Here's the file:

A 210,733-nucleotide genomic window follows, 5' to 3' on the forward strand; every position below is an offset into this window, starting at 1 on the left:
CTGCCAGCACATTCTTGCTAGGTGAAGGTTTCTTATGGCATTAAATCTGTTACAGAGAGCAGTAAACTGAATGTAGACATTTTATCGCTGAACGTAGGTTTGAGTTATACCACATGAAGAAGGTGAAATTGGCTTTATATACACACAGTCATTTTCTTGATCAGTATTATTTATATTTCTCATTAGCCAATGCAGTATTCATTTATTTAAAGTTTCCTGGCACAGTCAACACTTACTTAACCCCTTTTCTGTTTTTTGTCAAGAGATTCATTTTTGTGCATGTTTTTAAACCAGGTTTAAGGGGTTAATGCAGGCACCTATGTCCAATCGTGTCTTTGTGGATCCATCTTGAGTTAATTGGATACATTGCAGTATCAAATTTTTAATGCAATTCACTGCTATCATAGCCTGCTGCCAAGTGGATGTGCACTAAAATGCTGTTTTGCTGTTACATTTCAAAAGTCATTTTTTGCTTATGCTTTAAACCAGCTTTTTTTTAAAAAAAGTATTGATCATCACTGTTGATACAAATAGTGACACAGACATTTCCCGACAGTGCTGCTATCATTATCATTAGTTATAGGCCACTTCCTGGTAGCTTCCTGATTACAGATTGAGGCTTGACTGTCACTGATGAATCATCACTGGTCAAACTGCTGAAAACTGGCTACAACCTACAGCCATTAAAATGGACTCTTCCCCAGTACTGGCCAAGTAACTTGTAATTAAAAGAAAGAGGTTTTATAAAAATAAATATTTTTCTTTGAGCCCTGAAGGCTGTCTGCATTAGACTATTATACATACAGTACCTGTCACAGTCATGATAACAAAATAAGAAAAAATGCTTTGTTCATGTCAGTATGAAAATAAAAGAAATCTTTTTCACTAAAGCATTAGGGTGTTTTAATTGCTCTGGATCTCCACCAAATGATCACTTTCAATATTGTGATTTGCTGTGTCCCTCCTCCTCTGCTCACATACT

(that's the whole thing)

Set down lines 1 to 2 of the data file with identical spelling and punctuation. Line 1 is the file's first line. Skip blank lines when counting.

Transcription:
A 210,733-nucleotide genomic window follows, 5' to 3' on the forward strand; every position below is an offset into this window, starting at 1 on the left:
CTGCCAGCACATTCTTGCTAGGTGAAGGTTTCTTATGGCATTAAATCTGTTACAGAGAGCAGTAAACTGAATGTAGACATTTTATCGCTGAACGTAGGTTTGAGTTATACCACATGAAGAAGGTGAAATTGGCTTTATATACACACAGTCATTTTCTTGATCAGTATTATTTATATTTCTCATTAGCCAATGCAGTATTCATTTATTTAAAGTTTCCTGGCACAGTCAACACTTACTTAACCCCTTTTCTGTTTTTTGTCAAGAGATTCATTTTTGTGCATGTTTTTAAACCAGGTTTAAGGGGTTAATGCAGGCACCTATGTCCAATCGTGTCTTTGTGGATCCATCTTGAGTTAATTGGATACATTGCAGTATCAAATTTTTAATGCAATTCACTGCTATCATAGCCTGCTGCCAAGTGGATGTGCACTAAAATGCTGTTTTGCTGTTACATTTCAAAAGTCATTTTTTGCTTATGCTTTAAACCAGCTTTTTTTTAAAAAAAGTATTGATCATCACTGTTGATACAAATAGTGACACAGACATTTCCCGACAGTGCTGCTATCATTATCATTAGTTATAGGCCACTTCCTGGTAGCTTCCTGATTACAGATTGAGGCTTGACTGTCACTGATGAATCATCACTGGTCAAACTGCTGAAAACTGGCTACAACCTACAGCCATTAAAATGGACTCTTCCCCAGTACTGGCCAAGTAACTTGTAATTAAAAGAAAGAGGTTTTATAAAAATAAATATTTTTCTTTGAGCCCTGAAGGCTGTCTGCATTAGACTATTATACATACAGTACCTGTCACAGTCATGATAACAAAATAAGAAAAAATGCTTTGTTCATGTCAGTATGAAAATAAAAGAAATCTTTTTCACTAAAGCATTAGGGTGTTTTAATTGCTCTGGATCTCCACCAAATGATCACTTTCAATATTGTGATTTGCTGTGTCCCTCCTCCTCTGCTCACATACT